The distribution of FSH receptor isoforms is related to basal FSH levels in subfertile women with normal menstrual cycles
Authors: de Koning, C.H.; Benjamins, T.; Harms, P.; Homburg, R.; van Montfrans, J.M.; Gromoll, J.; Simoni, M.; Lambalk, C.B.
Source: Human Reproduction, Volume 21, Number 2, February 2006 , pp. 443-446(4)
Publisher: Oxford University Press
Abstract:BACKGROUND: Recently a polymorphic variant of the FSH receptor in which amino acid asparagine (Asn) at position 680 is replaced by serine (Ser) was found. This is associated with higher FSH levels in the early follicular phase and an increased FSH requirement to obtain follicular response in IVF patients. The aim of our study was to test the hypothesis that this receptor isoform occurs more often in regularly menstruating subfertility patients with elevated basal FSH than in those with normal early follicular phase FSH. METHODS: A retrospective cohort study of 38 subfertility patients with a regular menstrual cycle and elevated FSH (>10 IU/l) compared to 40 patients with normal early follicular phase FSH was carried out. DNA was analysed to determine the FSH receptor genotype. RESULTS: The N680S variant on one or both alleles of the FSH receptor gene was significantly more prevalent in patients with elevated FSH (P < 0.05). The homozygous Asn/Asn variant at codon 680 was found in 45% of women with normal FSH and in 21% of women with elevated FSH. The homozygous Ser/Ser receptor variant was present in 12.5% of women with normal FSH and in 21% of patients with elevated FSH. Also the heterozygous combination of both variants Asn/Ser occurred more often in women with elevated FSH (58 versus 42.5%). CONCLUSIONS: The N680S sequence variation of the FSH receptor is found in >75% of the cases with elevated basal FSH and suggests a higher FSH threshold.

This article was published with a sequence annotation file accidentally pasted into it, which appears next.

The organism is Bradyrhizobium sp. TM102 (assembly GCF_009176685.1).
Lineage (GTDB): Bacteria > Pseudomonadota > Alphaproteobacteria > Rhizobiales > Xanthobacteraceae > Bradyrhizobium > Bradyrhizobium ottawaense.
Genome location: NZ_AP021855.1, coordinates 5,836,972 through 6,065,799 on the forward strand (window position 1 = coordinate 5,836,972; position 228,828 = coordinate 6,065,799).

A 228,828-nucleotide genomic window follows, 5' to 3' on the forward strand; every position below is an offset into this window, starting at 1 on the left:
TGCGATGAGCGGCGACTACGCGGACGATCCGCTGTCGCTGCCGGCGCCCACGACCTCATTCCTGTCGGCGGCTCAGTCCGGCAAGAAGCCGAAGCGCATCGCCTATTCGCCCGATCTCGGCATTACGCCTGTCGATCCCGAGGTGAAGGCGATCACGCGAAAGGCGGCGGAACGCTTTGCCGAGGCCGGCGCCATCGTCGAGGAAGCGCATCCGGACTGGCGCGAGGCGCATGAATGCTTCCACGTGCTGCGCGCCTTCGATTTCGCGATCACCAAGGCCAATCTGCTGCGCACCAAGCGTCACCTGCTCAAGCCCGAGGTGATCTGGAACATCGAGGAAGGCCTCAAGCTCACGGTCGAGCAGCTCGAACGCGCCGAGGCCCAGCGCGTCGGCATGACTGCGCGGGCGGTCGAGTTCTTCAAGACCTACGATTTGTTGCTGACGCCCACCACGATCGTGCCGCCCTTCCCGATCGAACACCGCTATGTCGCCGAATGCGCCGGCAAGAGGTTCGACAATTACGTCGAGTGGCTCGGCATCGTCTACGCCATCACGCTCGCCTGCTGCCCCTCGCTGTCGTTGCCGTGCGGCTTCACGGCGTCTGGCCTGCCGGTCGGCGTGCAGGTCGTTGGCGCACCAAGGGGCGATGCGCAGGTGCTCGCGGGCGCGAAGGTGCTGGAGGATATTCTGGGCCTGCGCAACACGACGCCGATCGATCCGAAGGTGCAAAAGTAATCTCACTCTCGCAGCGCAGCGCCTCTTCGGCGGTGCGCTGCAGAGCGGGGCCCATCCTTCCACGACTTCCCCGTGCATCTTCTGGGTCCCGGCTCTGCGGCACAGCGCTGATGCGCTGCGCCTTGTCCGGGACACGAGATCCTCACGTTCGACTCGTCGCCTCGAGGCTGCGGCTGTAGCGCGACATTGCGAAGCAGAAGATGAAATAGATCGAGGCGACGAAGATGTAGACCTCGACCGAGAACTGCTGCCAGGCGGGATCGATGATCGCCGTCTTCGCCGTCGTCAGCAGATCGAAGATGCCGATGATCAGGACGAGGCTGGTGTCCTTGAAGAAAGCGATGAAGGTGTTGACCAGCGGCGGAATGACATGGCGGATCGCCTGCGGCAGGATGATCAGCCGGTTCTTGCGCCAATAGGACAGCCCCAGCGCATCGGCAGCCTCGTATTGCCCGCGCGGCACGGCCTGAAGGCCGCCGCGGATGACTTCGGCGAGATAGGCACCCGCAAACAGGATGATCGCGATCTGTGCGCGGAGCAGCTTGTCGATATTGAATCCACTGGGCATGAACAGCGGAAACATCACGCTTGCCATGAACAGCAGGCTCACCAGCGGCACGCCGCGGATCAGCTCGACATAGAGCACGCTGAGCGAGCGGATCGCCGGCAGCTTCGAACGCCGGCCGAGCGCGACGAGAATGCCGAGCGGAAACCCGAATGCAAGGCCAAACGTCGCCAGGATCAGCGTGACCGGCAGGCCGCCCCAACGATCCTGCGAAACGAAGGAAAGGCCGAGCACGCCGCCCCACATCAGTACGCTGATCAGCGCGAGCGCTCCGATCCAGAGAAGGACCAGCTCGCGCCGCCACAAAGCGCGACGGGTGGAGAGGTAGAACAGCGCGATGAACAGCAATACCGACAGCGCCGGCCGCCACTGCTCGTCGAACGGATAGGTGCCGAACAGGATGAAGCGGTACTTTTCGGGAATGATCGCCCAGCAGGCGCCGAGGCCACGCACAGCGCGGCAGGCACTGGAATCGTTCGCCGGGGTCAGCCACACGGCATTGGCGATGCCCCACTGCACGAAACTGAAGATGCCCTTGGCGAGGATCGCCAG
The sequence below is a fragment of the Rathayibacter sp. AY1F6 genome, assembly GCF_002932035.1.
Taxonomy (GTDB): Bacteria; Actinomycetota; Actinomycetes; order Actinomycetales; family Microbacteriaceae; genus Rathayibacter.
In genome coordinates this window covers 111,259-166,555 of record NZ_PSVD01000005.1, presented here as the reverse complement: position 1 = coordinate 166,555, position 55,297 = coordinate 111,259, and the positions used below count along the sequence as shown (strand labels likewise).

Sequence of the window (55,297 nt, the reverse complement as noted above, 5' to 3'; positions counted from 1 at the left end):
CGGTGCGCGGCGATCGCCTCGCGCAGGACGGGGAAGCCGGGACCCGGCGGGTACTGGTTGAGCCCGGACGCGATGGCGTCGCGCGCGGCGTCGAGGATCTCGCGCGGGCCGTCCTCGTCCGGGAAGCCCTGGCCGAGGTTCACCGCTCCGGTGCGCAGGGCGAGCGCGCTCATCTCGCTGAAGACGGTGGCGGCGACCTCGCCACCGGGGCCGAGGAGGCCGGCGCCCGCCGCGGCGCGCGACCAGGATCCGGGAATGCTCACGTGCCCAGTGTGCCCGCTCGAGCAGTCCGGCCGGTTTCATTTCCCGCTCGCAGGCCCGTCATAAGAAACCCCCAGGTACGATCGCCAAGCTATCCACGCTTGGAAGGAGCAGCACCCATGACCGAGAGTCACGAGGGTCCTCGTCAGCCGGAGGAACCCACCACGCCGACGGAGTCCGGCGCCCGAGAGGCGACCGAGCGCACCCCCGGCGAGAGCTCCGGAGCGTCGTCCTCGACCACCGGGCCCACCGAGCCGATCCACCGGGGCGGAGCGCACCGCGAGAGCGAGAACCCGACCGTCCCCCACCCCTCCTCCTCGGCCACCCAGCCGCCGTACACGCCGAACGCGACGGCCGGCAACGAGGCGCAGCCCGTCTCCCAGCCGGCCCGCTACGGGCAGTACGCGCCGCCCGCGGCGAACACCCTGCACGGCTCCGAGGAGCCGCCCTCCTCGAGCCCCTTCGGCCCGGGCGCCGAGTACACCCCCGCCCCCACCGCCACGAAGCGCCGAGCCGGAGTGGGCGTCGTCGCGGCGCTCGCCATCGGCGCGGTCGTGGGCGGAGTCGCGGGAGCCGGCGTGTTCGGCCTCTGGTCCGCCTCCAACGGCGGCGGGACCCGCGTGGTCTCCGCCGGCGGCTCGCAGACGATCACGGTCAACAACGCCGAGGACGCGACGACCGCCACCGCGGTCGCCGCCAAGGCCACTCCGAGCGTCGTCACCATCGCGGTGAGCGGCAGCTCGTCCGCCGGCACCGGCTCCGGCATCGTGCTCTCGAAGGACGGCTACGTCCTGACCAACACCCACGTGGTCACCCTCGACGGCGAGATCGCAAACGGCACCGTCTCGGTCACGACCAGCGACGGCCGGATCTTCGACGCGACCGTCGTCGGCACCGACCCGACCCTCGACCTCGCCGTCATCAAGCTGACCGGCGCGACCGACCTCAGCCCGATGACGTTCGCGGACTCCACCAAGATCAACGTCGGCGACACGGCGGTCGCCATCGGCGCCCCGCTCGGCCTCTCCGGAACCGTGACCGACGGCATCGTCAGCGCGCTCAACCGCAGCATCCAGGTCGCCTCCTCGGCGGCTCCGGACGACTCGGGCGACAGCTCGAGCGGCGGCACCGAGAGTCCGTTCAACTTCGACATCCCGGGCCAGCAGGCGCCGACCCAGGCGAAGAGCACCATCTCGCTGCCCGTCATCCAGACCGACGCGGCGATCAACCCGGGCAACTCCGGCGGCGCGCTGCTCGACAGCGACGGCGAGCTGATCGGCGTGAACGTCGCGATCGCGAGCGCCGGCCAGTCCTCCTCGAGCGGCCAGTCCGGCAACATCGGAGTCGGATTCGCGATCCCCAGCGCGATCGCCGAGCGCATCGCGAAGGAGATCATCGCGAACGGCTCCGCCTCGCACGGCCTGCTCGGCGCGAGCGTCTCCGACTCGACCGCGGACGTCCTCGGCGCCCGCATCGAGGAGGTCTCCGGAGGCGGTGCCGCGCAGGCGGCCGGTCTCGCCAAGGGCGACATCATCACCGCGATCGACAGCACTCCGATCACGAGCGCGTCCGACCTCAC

Document Type: Research article
Publication date: 2006-02-01
- Human Reproduction features full-length, peer-reviewed papers reporting original research, clinical case histories, as well as opinions and debates on topical issues. Papers published cover the scientific and medical aspects of reproductive physiology and pathology, endocrinology, andrology, gonad function, gametogenesis, fertilization, embryo development, implantation, pregnancy, genetics, genetic diagnosis, oncology, infectious disease, surgery, contraception, infertility treatment, psychology, ethics and social issues. The highest scientific and editorial standard is maintained throughout the journal along with a rapid rate of publication.